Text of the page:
How to select a track system?
These days we have a lot of choice, that's the good news! Most major brands offer their own track system and they vary a lot. Below you find some details about the track system we regularly carry in stock. Ask us to show you samples to compare and find your preferred option.
Each track system is generally denominated by a 'Code xx', which is the height of the rail measured in 1000th of an inch, so Code 100 refers to rail .100" or 2.5mm in height, Code 83 refers to rail .083" or 2.1mm high and so on. A smaller value indicating a finer, more realistic rail. The only limit is the depth of the flanges of the wheels you use, such that they don't 'run on the sleepers'.
The most common track systems used over the last 20-30 years are Code 100 (i.e. Hornby, Lima, Peco) but these days there is a tendency to use finer, more realistic track. Early prototype railways used very lightweight rail, which are represented by very fine rail (i.e. code 55 in HO), but modern mainline track uses much heavier rail, which is similar to Code 83 rail (HO) or Code 55 in N Scale.
We recommend to use 'Set Track' (rigid track pieces to a given geometry) for all smaller layouts and where even radius curves are required (i.e. helix), use Flex Track on permanent layouts only and avoid joining in tighter curves.
The Tillig Elite track system is probably the most realistic track available for many prototypes. Constructed using very fine narrow Code 83 rail, it is pre-weathered, includes a very large range of points (most of them semi-flexible!), Double & Single Slips and flexible wooden, concrete and steel track. Due to the fine rail and rail chairs recommended for experienced users. Ask for a track brochure.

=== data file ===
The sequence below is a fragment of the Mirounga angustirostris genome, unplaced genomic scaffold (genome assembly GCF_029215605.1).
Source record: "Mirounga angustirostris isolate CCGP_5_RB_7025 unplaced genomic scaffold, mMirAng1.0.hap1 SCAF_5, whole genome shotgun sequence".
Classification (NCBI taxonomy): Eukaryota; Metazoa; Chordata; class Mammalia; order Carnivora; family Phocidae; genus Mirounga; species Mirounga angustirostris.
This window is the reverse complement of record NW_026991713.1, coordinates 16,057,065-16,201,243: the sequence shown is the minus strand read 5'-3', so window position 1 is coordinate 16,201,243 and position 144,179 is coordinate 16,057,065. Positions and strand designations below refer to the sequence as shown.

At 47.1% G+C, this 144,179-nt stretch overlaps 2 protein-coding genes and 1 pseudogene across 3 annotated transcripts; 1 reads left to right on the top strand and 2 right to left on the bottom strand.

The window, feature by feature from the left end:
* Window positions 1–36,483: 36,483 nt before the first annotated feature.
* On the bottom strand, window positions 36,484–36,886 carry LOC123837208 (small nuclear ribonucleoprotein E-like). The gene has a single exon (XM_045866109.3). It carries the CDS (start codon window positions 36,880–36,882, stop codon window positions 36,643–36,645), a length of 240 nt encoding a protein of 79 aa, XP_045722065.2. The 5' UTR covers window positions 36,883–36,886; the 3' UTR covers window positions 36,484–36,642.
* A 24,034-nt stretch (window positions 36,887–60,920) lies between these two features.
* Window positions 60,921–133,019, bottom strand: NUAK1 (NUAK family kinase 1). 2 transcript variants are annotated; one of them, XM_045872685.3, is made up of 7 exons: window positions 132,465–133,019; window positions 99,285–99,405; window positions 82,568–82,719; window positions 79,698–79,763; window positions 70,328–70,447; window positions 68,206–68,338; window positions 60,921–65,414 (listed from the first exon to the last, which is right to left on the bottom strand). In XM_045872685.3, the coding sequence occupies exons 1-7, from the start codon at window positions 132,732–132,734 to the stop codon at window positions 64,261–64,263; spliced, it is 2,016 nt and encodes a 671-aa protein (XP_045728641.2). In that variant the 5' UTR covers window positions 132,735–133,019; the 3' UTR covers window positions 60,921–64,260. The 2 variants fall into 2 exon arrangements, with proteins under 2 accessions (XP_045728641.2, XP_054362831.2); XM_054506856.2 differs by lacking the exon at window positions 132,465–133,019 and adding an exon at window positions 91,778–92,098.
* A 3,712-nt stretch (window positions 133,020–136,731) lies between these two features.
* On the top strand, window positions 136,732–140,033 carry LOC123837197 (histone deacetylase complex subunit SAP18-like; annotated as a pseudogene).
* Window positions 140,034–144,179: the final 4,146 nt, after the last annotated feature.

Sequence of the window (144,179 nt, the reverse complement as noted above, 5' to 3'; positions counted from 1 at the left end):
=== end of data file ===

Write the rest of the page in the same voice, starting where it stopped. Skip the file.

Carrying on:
Roco uses Code 83 rail for their HO range (no N scale, see Fleischmann), two different versions are available:
RocoLine comes either with or without integrated rubber ballast. Large range of 'Set Track' including large radius curves, 15deg and 10deg points, flexible track and long rigid straight track. The geometry is very easy to use and plans can be made up quickly. In many ways the easiest to use system including pre-wired points. Standard parallel track spacing is 61.6mm. The rubber of the pre-ballasted track can be cut with scissors and has a prototypical cross section.
Peco is about the only manufacturer, which produces almost exclusively track for model railways in about every scale and is traditionally
widely distributed in British influenced countries. The traditional HO Code 100 'Set Track' is geometrically identical with the Hornby track
system, 4 track radii, standard and curved points, and crossing. Their 'Streamline' Track system with a good variety of points (various radii
but always 12 deg angle), Double Slips and accessories is widely available in
HO: Code 100, Code 83 (US sleeper spacing) and Code 75
N: Code 80 and Code 55
Ask for details in other scales!
Fleischmann 'Profi Track' is a pre-ballasted track for both HO and N scale, but with lesser height. The ballast base has a courser look compared to RocoLine. Code 100 in HO and Code 80 in N scale. Easy to use, rigid connections, Standard and Curved points, Double Slips and 4 radii Set Tracks and Flexible version available.
For N scale there is also the option of the unballasted track (original Roco N Scale) with a reasonable range in code 80 available.
Flextrack, set curves and points for HOm narrow gauge.